New battery technology could bring electric cars that can travel a million kilometres, creators say

Biden Fuel Economy (Copyright 2018 The Associated Press. All rights reserved.)
Biden Fuel Economy (Copyright 2018 The Associated Press. All rights reserved.)

A new battery technology could allow electric vehicles to drive for a million kilometres, according to the researchers who created it.

Alongside battery capacity, their lifespan remains one of the big drawbacks of electric vehicles. After some time, those battery degrade and need to be replaced – which can be costly, environmentally damaging and complicated.

Much of the problem comes from the way that lithium secondary batteries of the kind used in electric vehicles store their charge. They do so by converting electrical energy into chemical energy to store it, and then turn back into electrical energy to use it.

They do that by using nickel cathode materials, which are able to store a large amount of the lithium ions that are required for that process. But the nickel-based materials are made of tiny crystals, and can gradually degrade as they are charged and discharged.

Researchers believe that problem might be addressed by producing the cathode material in a single large particle or crystal, which are less likely to break down.

In the new study, researchers looked to find the right temperature to try and make those single-crystal materials at high quality. They looked through a host of different temperatures and examined their effect on the capacity and long-term performance of the material.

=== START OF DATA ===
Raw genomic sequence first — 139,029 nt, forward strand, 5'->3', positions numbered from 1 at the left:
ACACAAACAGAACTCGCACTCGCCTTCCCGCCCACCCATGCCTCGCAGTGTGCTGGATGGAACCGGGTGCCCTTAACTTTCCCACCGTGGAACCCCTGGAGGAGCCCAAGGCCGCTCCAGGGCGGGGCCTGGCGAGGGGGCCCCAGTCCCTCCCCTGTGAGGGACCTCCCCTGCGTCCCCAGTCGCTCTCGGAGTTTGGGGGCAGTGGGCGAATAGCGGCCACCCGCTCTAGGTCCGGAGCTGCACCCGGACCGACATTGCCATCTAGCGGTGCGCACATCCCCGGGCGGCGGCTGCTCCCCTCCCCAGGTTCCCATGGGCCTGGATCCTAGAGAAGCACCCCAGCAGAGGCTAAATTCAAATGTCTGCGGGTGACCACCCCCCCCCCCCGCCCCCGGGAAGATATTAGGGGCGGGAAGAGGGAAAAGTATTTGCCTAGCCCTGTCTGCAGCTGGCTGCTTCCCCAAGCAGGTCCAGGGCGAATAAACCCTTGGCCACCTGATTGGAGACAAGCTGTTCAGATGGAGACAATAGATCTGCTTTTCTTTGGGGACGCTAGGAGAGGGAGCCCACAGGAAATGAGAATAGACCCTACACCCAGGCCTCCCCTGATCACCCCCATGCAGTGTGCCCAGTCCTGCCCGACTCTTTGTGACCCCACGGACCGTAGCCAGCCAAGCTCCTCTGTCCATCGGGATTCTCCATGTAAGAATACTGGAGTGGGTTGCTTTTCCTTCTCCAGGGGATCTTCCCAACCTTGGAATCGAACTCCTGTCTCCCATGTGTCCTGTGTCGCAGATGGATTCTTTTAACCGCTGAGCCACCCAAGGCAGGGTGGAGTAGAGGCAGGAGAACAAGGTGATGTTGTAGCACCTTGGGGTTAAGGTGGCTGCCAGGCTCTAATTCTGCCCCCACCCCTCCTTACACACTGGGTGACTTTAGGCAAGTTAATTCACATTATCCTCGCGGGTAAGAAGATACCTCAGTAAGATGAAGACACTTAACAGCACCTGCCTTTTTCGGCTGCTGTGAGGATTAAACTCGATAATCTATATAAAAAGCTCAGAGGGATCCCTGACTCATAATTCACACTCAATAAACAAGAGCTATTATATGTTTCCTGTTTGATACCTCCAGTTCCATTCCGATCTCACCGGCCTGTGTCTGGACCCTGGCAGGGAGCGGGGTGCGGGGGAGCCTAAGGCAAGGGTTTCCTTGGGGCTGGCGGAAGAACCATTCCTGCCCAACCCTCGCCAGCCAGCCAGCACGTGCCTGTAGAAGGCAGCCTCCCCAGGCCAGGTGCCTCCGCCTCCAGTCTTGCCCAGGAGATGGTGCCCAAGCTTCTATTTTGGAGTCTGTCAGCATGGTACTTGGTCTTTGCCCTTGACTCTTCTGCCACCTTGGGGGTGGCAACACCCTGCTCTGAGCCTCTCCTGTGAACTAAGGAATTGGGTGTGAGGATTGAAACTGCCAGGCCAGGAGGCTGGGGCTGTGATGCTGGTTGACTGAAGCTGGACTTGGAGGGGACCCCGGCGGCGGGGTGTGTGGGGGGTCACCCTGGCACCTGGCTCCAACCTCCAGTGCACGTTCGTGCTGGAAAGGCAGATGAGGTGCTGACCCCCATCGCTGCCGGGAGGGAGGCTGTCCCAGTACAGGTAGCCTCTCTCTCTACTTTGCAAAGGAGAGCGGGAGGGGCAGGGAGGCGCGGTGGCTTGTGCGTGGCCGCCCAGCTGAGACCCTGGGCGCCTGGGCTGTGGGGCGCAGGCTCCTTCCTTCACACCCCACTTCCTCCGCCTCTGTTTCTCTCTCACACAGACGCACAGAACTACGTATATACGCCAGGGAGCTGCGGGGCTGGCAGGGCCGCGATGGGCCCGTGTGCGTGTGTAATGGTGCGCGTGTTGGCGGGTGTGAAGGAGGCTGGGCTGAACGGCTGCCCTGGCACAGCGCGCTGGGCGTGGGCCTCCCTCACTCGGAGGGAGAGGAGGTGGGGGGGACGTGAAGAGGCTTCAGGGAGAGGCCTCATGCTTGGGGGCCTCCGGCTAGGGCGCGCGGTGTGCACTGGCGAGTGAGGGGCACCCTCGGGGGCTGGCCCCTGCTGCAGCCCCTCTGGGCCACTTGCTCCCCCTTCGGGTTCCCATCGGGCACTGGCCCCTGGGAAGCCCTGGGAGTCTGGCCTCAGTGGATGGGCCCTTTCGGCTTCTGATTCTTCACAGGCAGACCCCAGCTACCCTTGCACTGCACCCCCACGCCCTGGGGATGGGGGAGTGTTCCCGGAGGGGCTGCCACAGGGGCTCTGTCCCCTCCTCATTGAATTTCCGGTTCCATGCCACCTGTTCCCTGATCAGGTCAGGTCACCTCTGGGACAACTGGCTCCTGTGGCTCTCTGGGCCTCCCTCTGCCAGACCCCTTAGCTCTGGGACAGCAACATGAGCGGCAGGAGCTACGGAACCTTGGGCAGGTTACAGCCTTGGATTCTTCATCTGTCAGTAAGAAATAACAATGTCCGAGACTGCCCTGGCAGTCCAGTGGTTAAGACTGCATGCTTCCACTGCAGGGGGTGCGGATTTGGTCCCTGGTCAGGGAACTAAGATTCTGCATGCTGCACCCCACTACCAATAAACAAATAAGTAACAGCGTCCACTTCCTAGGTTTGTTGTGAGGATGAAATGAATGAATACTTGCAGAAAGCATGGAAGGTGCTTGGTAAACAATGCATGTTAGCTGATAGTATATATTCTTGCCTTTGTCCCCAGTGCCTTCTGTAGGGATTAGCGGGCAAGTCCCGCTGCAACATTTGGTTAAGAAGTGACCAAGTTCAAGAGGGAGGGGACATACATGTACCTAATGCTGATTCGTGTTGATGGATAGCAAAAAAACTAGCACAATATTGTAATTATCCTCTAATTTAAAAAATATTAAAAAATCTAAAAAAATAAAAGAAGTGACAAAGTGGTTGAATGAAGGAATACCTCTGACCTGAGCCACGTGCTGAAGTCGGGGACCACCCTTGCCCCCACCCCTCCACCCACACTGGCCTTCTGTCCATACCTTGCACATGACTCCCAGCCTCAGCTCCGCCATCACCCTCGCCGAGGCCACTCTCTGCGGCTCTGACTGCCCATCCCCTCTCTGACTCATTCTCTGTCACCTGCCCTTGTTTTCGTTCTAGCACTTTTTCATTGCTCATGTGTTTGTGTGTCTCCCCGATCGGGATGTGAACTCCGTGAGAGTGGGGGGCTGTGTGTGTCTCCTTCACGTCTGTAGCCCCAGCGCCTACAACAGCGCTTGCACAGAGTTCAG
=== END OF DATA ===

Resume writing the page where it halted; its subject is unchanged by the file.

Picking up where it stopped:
They found that there is a critical temperature at which the materials can be produced at high quality and relatively easily. Those will then last much longer.

Above the temperature, a process called “densification” occurs, where the grains inside the material increase in size and any empty spaces are filled.

Once that has happened, the materials are extremely hard and do not degrade, which should allow them to last much longer.

“We have introduced a new synthesis strategy to enhance the durability of nickel-based cathode materials,” said Kyu-Young Park, a professor at Pohang University of Science & Technology, where the work was conducted. “We will continue our research to make secondary batteries for electric vehicles cheaper, faster, and longer-lasting.”

The research is described in a recently published article, ‘Comparison Study of a Thermal-Driven Microstructure in a High-Ni Cathode for Lithium-Ion Batteries: Critical Calcination Temperature for Polycrystalline and Single-Crystalline Design’, in the journal ACS Applied Materials & Interfaces.